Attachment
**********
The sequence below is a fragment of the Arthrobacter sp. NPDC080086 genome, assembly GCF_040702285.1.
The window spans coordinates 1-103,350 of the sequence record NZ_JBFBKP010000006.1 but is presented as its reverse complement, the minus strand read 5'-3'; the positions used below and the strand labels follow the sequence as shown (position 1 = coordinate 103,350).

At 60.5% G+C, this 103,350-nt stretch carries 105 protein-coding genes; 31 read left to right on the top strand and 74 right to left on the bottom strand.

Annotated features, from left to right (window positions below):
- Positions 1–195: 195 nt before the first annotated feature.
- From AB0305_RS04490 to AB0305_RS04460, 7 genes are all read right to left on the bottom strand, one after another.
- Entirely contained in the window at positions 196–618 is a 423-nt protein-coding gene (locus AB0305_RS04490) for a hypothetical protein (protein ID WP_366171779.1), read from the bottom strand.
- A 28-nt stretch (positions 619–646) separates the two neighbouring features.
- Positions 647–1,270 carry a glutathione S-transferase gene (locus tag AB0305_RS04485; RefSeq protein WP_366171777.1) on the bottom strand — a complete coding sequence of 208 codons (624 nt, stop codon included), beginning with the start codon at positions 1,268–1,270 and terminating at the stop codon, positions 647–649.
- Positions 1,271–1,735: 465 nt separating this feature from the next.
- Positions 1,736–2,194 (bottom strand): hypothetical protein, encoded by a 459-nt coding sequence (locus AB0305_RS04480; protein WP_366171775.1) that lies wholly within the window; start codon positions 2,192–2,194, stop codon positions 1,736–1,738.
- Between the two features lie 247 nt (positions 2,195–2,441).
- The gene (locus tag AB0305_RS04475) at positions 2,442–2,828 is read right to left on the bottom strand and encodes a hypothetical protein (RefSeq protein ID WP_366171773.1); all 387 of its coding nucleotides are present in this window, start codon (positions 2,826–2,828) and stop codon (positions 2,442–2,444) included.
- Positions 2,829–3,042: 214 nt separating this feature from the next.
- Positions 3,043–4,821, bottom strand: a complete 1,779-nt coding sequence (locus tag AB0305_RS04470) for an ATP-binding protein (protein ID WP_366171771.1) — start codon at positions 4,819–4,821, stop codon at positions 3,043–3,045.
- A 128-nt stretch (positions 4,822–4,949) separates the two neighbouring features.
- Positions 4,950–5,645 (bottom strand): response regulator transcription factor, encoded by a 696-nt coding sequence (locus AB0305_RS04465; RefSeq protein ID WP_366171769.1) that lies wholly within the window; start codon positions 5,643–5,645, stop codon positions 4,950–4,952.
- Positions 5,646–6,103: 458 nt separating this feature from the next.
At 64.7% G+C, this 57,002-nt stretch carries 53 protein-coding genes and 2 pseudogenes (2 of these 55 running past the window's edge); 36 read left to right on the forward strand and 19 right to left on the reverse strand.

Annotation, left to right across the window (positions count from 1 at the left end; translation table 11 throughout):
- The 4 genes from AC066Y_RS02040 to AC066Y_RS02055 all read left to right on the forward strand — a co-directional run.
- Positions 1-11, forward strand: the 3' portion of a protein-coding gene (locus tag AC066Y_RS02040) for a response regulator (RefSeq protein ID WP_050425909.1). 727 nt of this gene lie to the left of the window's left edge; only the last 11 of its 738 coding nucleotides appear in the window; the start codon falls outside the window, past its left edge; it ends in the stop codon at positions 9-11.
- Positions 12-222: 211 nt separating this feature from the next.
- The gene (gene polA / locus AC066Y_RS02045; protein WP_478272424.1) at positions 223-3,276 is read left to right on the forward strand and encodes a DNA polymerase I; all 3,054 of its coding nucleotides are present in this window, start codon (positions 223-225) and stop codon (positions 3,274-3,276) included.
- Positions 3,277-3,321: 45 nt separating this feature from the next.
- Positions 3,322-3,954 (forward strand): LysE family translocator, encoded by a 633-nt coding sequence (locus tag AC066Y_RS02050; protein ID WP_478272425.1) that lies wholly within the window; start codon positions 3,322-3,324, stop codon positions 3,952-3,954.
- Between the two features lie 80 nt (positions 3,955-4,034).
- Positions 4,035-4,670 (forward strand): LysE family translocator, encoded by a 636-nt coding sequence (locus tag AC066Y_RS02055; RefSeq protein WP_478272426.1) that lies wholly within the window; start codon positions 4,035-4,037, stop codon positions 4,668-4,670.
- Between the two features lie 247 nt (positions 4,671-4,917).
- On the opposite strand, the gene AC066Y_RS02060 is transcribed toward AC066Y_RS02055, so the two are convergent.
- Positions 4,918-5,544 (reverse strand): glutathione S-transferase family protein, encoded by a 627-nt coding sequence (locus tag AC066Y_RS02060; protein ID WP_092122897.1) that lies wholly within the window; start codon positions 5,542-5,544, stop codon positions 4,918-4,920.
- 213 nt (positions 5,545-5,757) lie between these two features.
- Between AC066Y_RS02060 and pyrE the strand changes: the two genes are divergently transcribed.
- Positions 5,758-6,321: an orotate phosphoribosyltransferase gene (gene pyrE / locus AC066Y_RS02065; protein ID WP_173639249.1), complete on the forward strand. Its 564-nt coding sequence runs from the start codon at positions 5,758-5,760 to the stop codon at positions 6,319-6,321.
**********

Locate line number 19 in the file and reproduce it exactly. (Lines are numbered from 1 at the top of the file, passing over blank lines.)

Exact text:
At 64.7% G+C, this 57,002-nt stretch carries 53 protein-coding genes and 2 pseudogenes (2 of these 55 running past the window's edge); 36 read left to right on the forward strand and 19 right to left on the reverse strand.